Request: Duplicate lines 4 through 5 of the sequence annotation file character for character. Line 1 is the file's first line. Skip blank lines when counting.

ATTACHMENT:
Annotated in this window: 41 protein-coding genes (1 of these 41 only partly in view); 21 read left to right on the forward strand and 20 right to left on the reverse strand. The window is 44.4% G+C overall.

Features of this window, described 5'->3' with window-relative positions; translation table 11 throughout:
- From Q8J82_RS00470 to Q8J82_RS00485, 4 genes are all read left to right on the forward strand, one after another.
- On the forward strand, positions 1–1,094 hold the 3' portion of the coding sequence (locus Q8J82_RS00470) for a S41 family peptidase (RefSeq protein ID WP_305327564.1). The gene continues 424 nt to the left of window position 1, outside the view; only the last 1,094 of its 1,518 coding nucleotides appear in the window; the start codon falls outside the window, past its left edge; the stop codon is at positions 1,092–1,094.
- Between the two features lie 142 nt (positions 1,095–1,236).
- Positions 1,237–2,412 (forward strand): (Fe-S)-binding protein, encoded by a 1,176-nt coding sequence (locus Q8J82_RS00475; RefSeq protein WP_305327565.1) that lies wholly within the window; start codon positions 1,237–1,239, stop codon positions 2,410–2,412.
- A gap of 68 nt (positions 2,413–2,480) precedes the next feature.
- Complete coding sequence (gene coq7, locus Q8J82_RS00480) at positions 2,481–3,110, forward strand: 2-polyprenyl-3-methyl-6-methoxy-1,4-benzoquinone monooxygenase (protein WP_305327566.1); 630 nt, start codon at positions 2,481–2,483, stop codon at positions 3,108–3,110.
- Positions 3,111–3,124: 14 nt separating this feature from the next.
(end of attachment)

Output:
- On the forward strand, positions 1–1,094 hold the 3' portion of the coding sequence (locus Q8J82_RS00470) for a S41 family peptidase (RefSeq protein ID WP_305327564.1). The gene continues 424 nt to the left of window position 1, outside the view; only the last 1,094 of its 1,518 coding nucleotides appear in the window; the start codon falls outside the window, past its left edge; the stop codon is at positions 1,092–1,094.
- Between the two features lie 142 nt (positions 1,095–1,236).